The next morning I had to go to St Andrews in Scotland to speak to an elite coaching conference. The conference was about courage in performance and leadership, primarily directed towards the 2012 Olympics. I met some outstanding people and learnt something new as I always do at these events. I wish I had been there the whole time. There are only 89 Mondays until this event takes place and they need to ensure that if there are any action points to take to become a high performing group/team/individual then they need to have them in place now. I enjoyed the day and the audience was very engaging. Which also brings me back to the safety and security of the games (I recently ran an event to look at the current protocols that are in place to deliver a safe and secure Olympic Games). I hope that the lessons identified in the last conference are being instigated now.

After the conference I drove to Loughborough to continue with the under 19s cricket programme. This is getting better and better, the team and players are working really well together, today we had the players facing balls coming at them at 90 miles an hour. They were put into a pressure environment with consequences for failing. They really had to apply their mental preparation plans well. I spoke with one of the players at the end of a session. He had played well above average and he said “I now realise what you mean by being in the pressure zone, Floyd”. He also understood that he needed to ensure that he played in the same manner when he was practicing. We must always practice as if it was the real event. If we can do this consistently we start to become elite performers. This bodes well for the future of the programme and our target of being in the World Cup final in 2012.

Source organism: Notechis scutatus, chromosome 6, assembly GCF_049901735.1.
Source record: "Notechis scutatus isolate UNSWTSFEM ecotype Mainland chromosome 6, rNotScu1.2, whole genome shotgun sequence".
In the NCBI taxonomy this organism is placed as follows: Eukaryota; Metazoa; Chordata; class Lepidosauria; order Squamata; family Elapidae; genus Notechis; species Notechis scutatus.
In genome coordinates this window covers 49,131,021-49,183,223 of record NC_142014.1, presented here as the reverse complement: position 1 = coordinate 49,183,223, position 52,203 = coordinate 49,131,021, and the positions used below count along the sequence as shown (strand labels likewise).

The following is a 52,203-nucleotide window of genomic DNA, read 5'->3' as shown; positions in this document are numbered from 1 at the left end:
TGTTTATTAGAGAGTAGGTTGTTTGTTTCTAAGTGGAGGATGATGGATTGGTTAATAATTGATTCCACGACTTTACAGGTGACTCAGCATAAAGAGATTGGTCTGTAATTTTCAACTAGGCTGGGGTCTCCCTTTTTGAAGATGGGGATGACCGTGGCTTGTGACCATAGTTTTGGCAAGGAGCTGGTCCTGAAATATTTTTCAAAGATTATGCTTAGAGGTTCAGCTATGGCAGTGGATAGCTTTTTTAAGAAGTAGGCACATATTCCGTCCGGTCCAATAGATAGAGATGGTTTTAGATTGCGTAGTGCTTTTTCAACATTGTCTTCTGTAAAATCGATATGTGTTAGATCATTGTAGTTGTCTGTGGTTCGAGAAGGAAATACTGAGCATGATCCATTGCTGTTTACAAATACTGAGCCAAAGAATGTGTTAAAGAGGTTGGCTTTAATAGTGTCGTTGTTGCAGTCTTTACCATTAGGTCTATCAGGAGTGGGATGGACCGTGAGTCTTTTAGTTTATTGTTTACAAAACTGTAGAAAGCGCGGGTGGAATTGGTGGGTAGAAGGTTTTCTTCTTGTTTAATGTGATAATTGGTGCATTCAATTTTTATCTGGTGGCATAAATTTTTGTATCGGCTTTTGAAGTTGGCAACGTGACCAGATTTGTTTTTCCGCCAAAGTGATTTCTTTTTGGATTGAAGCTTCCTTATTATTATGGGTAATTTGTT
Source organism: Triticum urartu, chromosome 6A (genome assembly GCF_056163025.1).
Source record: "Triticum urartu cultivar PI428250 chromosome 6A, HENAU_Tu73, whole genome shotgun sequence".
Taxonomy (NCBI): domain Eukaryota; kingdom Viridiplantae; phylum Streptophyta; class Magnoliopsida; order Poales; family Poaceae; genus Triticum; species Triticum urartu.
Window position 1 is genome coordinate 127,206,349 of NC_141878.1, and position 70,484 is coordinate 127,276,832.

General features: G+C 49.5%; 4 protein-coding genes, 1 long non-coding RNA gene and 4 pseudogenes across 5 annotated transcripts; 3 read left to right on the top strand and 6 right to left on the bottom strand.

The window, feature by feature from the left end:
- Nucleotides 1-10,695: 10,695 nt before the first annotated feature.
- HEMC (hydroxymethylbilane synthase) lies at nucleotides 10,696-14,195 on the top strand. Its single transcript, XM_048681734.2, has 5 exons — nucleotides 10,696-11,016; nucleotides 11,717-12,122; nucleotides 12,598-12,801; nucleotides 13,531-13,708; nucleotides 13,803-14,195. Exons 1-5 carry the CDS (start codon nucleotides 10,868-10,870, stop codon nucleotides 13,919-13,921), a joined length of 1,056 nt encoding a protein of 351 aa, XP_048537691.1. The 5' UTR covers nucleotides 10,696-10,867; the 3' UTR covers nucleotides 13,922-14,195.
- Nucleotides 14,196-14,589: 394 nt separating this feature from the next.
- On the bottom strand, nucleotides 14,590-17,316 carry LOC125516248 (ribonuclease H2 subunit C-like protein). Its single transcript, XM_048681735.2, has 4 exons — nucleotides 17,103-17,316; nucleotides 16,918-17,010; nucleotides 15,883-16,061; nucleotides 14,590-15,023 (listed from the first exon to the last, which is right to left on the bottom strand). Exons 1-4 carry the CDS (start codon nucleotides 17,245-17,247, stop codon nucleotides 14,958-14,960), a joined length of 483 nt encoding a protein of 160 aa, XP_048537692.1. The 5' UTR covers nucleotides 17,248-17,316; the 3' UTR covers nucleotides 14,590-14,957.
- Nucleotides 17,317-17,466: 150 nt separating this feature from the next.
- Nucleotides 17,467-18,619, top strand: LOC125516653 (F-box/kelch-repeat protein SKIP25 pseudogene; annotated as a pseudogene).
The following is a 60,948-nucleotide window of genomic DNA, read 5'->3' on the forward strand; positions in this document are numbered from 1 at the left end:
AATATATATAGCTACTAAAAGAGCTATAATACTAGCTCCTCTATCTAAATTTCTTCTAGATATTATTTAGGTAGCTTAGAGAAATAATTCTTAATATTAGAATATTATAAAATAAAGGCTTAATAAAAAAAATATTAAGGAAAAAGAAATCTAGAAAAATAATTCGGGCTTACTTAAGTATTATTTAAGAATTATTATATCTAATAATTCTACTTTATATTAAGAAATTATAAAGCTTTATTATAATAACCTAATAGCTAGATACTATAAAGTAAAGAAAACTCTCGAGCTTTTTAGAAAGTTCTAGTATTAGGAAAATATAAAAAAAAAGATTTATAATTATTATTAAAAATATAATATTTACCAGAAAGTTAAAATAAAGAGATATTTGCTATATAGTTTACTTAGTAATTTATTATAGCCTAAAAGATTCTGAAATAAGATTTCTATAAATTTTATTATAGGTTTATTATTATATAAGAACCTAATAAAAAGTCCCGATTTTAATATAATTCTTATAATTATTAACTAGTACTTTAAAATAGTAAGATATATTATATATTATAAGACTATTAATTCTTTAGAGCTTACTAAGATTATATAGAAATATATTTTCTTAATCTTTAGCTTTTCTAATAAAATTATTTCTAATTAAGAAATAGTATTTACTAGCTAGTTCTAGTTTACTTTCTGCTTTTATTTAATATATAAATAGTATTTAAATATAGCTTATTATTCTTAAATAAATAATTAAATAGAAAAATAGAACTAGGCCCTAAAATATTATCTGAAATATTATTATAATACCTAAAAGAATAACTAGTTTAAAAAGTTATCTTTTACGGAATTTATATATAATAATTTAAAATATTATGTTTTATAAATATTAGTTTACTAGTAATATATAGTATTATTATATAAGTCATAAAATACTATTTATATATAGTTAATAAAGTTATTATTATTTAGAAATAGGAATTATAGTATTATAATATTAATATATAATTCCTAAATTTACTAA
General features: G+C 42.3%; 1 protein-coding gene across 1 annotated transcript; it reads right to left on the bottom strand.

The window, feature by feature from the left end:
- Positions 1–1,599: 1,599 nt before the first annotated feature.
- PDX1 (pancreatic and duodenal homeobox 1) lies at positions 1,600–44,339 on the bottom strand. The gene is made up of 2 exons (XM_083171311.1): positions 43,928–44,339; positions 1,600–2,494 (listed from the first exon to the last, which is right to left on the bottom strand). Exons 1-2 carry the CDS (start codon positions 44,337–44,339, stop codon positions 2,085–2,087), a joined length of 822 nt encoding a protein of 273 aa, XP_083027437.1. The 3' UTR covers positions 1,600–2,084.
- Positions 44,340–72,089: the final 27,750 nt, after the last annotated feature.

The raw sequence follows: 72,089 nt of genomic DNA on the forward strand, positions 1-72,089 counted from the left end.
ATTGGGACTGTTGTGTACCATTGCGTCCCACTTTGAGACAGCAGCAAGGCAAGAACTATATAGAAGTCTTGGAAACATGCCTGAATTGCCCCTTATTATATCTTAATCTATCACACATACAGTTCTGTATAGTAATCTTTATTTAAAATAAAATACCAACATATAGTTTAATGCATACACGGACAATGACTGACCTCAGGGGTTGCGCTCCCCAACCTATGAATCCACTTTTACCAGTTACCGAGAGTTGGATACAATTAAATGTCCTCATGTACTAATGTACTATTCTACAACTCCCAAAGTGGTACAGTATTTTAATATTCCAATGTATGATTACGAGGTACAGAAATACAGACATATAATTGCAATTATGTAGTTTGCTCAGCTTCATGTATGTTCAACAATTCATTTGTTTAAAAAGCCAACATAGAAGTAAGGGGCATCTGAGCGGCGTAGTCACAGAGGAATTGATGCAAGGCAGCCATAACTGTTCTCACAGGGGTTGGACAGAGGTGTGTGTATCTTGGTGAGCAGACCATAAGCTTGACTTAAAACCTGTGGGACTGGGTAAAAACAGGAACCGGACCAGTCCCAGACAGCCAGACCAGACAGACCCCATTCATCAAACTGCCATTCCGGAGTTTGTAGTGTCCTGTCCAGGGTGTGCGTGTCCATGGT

One final point was that one of the individuals was really frustrated with his performance but was playing well. I spoke with him afterwards and he could only see the 5% that was going wrong. It is so important to realise that we will not be perfect every time but if I am in the correct place with all the tools and the correct mentality I will be correct 90% of the time. Do not forget what you do well, enhance these things first and the other elements will take care of themselves.

I had an interesting moment on Saturday morning when my room door locked itself when I was in the shower. There was nobody in the accommodation as all of the team had started their first session of training. I could not contact anyone to assist as my phone was also locked in the room. I had to walk across a main road, thru the University campus for about ½ mile and then to the National Performance Center for a pass key. This was all done bare foot and in a white towel. Fortunately it is obviously a normal occurrence as I was not stopped by security and only given slight acknowledgement as continued on my way. Student life must be wonderful? Today I am having a MRI scan on both knees to see what the new damage there is. Have a lovely week.

7 thoughts on “Barefoot in a towel